“Part of the reason for that is the fact the government is new whereas in other established countries ministries have been in competition with one another. Here because it is new it has been easier to have cooperation between ministries,” says H.E. Mostafa Zaher, Director General of National Environmental Protection Agency. “Afghanistan has been very quick and it will continue.”
$1 MILLION PROVIDED FOR PHASE-OUT PLAN
The Montreal Protocol’s Multilateral Fund has provided approximately US $1 million to implement activities that will enable Afghanistan to begin a Phase-Out Plan to reach the 2030 zero-tolerance target.
Under the guidance of the UN Environment, a National Ozone Unit set up with the National Environmental Protection Agency (NEPA) is already paying dividends.
“Last year the government initiated the banning of the importation of ozone depleting equipment and this past July the government strengthened the ozone depletion substance regulations which will force importers to acquire a license making them liable if they import greater amounts of ozone depleting substances. The license will be cross-checked by customs officials which will allow the National Ozone Unit to have a closer look and control on all imports,” says Samim Hoshmand, the Ozone Officer from Kabul.
Last week Government’s plan to ban imports of HCFC based equipment from 1.1.2018 was presented to key national actors including Ministry of Justice, RAC technician union, importers of equipment, Afghan Korea Vocational Training Institute. Already alternative technologies have started appearing in the markets of Kabul. “I have imported 5 large chiller systems from USA based of natural refrigerants this year” says Aman Osman, a leading importer of RAC appliances. “I care about my environment and I learnt that natural refrigerants will help us in maintaining cleaner environment. But I need engineers who can design better and efficient AC systems for large buildings where these chillers will be installed. I need trained and licensed technicians to handle these new gases” says Aman.
Furthermore, a 10-month training program on refrigeration practices has begun last year. Once trained, technicians in eight Afghan cities will be able to replace or retrofit existing units, safely remove hazardous gases, and find suitable places to store waste. Currently the Afghan Korea Vocational Institute is taking the lead in training technicians under the UN Environment project. During the joint UN Environment- United Nations Industrial Development Organization mission agreement was reached with the Vocational institute to make it a hub for training of technicians and explore certification approaches. Within the next 12 months, the Institute will be receiving United Nations Industrial Development Organization (UNIDO) -approved equipment allowing them to deal with handling flammable refrigerants. “The equipment will strengthen the Institute’s capability to train local technicians in good practices for handling new technologies that are already entering the Afghan market,” said Mohammadi Alireza, United Nations Industrial Development Organization’s international consultant for Afghanistan.
There is also the important issue of unnecessary amounts of energy being used due to Afghanistan’s long summers, where temperatures are known to hover around 40º Celsius. “A good part of electricity consumed on the electricity grid goes to refrigerators and air conditioners. So if you do something that affects the efficiency of these appliances it will impact the load on the electricity grid. So that is a secondary benefit,” explains Atul Bagai, Senior Regional Coordinator for OzonAction based in Bangkok. For Afghanistan, the major question for ozone depleting substances will be the maintenance of refrigerants found in cars, refrigerators, and air conditioning units.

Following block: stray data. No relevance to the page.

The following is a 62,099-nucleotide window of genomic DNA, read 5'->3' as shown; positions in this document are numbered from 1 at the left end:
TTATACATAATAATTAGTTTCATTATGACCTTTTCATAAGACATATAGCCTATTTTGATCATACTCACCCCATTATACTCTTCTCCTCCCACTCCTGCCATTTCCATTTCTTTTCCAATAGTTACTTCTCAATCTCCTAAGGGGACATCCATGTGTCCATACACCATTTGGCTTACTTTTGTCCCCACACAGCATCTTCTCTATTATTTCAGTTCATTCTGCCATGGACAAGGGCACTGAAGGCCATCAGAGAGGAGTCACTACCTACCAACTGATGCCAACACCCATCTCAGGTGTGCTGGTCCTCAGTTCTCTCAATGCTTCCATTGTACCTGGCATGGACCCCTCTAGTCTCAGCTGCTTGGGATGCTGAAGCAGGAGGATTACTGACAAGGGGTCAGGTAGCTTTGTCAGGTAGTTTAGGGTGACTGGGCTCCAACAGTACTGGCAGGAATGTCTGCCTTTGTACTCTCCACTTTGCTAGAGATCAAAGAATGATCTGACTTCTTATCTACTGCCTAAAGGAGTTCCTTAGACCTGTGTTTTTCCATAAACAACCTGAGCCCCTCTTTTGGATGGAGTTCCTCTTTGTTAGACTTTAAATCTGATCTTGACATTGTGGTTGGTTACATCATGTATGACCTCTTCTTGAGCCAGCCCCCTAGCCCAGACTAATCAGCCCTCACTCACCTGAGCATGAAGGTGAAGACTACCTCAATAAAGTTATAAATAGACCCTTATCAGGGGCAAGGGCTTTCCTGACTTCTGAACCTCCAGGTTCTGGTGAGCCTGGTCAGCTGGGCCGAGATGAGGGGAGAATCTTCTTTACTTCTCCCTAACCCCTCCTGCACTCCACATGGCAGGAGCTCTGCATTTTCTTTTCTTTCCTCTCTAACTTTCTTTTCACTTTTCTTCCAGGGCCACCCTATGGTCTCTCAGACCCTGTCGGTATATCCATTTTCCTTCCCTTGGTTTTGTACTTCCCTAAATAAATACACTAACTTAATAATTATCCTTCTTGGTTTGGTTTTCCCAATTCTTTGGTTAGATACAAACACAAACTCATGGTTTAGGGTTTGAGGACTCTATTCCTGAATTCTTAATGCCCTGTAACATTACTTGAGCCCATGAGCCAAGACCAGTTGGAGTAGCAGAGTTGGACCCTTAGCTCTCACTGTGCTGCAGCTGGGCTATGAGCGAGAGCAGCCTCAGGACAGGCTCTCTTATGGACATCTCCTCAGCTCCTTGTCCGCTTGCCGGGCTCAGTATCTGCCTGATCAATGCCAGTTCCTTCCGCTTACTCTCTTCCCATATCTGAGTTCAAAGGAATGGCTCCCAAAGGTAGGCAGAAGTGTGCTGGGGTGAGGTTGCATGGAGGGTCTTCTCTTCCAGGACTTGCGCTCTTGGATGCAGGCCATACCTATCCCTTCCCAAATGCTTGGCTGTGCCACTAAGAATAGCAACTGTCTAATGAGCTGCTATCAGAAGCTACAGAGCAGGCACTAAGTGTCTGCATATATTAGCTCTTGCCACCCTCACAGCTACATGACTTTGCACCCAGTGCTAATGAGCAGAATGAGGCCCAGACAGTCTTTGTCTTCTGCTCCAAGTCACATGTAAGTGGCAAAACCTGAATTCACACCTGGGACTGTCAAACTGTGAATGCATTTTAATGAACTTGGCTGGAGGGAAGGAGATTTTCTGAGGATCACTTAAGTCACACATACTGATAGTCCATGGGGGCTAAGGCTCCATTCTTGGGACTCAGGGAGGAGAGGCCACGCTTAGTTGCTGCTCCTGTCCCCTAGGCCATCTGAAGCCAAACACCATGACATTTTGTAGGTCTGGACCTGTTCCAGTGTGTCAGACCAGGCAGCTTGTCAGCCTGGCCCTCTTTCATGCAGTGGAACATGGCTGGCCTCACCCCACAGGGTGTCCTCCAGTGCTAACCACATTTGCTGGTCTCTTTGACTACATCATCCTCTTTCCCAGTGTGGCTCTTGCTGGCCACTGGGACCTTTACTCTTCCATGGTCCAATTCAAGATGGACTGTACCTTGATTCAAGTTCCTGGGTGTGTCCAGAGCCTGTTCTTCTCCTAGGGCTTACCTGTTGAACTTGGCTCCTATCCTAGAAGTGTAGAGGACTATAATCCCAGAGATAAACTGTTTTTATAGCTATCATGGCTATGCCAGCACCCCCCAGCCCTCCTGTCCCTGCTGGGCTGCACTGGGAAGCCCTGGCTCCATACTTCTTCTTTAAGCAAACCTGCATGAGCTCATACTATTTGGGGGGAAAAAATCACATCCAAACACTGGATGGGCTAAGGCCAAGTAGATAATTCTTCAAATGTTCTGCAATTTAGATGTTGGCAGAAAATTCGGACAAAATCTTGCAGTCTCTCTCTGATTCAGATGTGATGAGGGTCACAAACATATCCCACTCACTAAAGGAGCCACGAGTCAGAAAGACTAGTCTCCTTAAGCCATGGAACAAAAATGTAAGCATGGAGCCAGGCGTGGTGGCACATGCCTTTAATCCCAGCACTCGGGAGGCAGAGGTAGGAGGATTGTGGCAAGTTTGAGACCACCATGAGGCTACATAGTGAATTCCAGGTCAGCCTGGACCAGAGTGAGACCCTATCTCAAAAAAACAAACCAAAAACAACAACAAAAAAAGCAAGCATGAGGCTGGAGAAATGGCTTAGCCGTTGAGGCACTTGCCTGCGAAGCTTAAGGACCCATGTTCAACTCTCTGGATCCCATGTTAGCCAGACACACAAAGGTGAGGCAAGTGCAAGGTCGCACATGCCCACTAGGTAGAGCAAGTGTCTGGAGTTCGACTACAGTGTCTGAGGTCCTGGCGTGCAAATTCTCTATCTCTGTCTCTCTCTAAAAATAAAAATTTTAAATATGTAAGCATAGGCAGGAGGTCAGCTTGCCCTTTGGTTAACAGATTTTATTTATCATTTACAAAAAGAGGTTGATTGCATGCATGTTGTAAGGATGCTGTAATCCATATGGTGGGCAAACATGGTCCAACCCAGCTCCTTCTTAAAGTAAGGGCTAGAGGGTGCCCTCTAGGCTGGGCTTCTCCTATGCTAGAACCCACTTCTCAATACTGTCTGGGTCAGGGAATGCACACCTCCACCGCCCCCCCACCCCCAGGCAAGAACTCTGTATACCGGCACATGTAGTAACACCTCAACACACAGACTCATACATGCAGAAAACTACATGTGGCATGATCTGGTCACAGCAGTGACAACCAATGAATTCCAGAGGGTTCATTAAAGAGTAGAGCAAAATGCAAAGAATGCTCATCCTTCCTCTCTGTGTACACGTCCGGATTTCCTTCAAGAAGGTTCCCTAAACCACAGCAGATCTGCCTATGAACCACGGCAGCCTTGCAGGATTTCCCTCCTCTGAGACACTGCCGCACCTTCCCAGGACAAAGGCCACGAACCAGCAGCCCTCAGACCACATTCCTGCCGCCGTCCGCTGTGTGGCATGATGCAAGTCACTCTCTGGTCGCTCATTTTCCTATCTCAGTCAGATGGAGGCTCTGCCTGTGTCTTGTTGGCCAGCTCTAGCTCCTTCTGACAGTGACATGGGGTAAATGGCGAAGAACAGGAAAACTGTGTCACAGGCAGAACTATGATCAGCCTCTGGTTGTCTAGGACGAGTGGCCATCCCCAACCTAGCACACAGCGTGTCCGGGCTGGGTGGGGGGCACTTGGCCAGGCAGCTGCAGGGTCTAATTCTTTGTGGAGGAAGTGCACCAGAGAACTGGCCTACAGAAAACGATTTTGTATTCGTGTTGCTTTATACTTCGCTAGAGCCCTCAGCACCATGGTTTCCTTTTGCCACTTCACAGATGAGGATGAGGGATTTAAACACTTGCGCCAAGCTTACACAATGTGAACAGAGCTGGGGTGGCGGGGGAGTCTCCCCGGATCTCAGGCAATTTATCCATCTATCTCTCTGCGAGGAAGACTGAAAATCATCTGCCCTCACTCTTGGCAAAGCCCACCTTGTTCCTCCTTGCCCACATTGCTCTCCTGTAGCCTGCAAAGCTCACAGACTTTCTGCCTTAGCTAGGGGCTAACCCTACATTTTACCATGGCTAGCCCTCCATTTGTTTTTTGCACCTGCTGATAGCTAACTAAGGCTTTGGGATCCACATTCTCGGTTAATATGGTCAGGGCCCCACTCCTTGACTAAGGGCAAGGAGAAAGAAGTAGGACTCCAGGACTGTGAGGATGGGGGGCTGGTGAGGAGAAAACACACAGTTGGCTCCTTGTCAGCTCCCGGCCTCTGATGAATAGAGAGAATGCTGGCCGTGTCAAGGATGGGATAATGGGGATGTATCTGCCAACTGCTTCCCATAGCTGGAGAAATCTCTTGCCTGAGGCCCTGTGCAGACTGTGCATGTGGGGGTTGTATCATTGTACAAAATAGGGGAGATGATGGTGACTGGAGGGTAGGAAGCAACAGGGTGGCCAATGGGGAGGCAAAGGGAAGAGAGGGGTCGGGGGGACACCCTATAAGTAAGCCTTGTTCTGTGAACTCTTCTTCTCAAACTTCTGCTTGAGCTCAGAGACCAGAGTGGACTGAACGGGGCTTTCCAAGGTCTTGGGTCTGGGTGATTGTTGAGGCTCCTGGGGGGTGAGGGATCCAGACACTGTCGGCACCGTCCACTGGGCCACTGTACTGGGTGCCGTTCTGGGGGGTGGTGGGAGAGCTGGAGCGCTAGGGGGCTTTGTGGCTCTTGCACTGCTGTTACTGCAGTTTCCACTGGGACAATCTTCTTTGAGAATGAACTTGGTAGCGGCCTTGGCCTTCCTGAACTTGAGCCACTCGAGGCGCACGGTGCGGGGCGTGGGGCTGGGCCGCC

ROBUST BORDER PATROLS NEEDED
If this seems relatively simple consider Afghanistan’s porous border, which allows neighbouring countries eager to sneak in their unwanted, HCFC-laced, second hand products into the country.
“There is a big import of used refrigerators from Russia, Central Asia, Iran, and Pakistan,” says Mr. Ghulam Malikyar, Deputy Director General in National Environmental Protection Agency. “Pakistan is still manufacturing HCFC-based refrigerators and they have increased their exports to Afghanistan. So the problem now is that we have to phase out these HCFC-based products.” “That is going to be the biggest challenge,” says Malikyar, who sees the need for close collaboration with the ministries of Justice, Finance, Commerce, and Border and Tribal Affairs.
And support to these efforts through activities like the three-day Green Customs train the trainers workshop (23-25 July 2017) at the Customs and tax Academy in Kabul will help the country in effective patrolling of its borders to stop illegal entry of these harmful gases. The workshop organized by UN Environment within the framework of south south cooperation included the participation of about 25 master trainers from HQs and various provinces with sensitive international borders from where these gases enter the country illegally sometimes. The lead trainer was a retired Additional Director General Tharaka Seneviratne from Sri Lanka Customs and Huib Van Westen from Dutch Enforcement Agency.
Very soon the next round of Teheran Dialogue will be organized with the border customs of Afghanistan, Pakistan and Iran and Ozone Officers from these three countries to strengthen the border patrols.
“I will not say that they have been able to successfully achieve what they wanted to because it is such a long, porous border. However, authorities are also finding it hard to grapple with the normal trade taking place, but these efforts with UN Environment will strengthen good coordination between these countries” remarked Shamroz Khan Masjidi, Director of Operations in Afghanistan Customs Department while opening the training workshop.
HOW BIG IS THE OZONE HOLE?
In terms of size the hole, which shifts every year, is said to be as big as the North American continent and because of the various climactic conditions the hole keeps changing. However, recent findings show matters may be improving. “The ozone hole has stabilized in 2010’s and if the present compliance continues at the global level, then the ozone layer will reach its pre-1970s status in another 50 years.” says Bagai. And Afghanistan would have played its role in this remarkable feat.
Most agree that climate change is real and while talk of the ozone and ozone depleting substances may seem odd in this war-ravaged country, action by Afghanis today will cancel out many of tomorrow’s environmental concerns.